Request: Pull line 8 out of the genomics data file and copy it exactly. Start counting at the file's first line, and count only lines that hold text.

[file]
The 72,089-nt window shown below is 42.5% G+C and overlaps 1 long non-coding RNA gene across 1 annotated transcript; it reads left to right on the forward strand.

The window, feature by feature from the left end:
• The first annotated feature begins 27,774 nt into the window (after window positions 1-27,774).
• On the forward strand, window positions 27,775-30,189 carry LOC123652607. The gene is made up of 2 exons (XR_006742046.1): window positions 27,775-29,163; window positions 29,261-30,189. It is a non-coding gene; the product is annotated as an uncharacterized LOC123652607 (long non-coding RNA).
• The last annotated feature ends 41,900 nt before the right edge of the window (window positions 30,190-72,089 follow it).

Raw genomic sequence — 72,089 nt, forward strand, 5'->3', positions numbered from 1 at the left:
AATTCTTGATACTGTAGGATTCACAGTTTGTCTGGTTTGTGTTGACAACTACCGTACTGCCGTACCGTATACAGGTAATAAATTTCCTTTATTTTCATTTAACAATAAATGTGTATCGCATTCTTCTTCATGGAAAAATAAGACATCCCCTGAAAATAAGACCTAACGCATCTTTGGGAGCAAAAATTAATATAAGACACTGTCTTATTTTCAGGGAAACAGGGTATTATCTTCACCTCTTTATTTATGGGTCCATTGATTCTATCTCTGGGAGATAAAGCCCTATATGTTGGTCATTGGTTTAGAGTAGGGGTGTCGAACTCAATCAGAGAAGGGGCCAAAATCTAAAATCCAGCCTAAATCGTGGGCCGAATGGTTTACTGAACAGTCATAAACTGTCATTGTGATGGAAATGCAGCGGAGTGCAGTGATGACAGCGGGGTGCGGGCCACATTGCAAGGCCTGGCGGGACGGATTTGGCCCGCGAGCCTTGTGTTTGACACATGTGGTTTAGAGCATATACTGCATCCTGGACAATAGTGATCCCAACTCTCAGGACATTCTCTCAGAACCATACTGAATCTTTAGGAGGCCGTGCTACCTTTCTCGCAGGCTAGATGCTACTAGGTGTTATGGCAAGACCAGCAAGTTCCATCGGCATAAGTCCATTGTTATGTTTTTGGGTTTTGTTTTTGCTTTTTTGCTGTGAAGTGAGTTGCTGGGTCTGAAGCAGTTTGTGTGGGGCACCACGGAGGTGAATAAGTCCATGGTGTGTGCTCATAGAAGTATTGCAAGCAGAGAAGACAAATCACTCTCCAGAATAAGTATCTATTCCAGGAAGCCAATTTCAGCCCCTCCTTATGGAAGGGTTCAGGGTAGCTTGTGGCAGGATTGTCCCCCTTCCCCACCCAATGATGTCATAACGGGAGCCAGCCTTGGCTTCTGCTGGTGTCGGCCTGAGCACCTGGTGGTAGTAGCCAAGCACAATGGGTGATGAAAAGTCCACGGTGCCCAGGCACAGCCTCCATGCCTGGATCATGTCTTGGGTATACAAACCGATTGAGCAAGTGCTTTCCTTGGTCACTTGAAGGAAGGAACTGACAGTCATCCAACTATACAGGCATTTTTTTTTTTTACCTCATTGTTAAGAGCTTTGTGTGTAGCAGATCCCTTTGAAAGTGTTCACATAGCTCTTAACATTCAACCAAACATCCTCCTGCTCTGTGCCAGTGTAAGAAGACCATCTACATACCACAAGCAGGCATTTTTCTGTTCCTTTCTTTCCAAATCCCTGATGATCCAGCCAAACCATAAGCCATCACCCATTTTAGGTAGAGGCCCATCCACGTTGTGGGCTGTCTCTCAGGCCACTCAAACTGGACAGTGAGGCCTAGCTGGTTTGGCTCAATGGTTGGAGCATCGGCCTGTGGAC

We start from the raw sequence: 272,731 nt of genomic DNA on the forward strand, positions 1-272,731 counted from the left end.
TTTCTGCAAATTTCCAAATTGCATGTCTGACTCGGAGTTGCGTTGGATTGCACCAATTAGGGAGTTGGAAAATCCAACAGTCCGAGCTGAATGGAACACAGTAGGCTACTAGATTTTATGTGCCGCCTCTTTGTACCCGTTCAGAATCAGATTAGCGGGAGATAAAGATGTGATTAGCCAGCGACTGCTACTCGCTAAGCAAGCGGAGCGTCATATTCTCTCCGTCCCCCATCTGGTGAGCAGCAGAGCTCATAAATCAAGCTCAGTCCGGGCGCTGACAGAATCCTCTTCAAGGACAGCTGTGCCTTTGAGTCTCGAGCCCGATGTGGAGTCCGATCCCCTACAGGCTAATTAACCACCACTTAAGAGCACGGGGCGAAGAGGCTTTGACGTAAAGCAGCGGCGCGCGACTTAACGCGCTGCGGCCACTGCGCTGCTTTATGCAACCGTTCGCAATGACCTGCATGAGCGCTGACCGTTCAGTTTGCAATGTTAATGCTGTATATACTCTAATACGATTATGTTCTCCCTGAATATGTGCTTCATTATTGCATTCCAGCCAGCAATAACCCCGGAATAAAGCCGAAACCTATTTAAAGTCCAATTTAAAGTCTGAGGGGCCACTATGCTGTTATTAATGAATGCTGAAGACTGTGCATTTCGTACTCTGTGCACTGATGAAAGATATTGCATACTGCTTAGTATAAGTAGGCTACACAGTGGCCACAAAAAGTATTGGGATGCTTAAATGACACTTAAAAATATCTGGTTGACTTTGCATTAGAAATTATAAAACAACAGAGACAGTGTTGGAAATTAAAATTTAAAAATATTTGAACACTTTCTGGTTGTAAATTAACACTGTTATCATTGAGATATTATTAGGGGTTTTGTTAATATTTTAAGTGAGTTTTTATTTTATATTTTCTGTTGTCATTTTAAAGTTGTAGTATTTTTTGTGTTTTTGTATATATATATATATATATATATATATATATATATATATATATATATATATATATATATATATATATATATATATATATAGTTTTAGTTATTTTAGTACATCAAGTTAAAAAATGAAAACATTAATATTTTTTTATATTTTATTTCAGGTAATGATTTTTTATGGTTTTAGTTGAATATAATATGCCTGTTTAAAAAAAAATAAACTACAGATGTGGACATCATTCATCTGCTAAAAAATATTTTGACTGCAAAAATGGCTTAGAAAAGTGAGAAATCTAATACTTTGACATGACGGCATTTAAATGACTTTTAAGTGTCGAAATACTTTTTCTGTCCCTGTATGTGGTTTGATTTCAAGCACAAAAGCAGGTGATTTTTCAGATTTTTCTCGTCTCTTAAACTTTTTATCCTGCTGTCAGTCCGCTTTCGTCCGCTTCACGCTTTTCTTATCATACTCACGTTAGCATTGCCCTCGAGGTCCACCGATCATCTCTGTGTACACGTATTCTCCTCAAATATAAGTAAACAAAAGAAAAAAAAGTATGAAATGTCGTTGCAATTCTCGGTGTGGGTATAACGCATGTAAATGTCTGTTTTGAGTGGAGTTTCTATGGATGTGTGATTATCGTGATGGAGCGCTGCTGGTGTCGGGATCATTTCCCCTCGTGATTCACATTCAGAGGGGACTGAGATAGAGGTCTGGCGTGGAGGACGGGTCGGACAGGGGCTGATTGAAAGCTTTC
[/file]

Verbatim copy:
We start from the raw sequence: 272,731 nt of genomic DNA on the forward strand, positions 1-272,731 counted from the left end.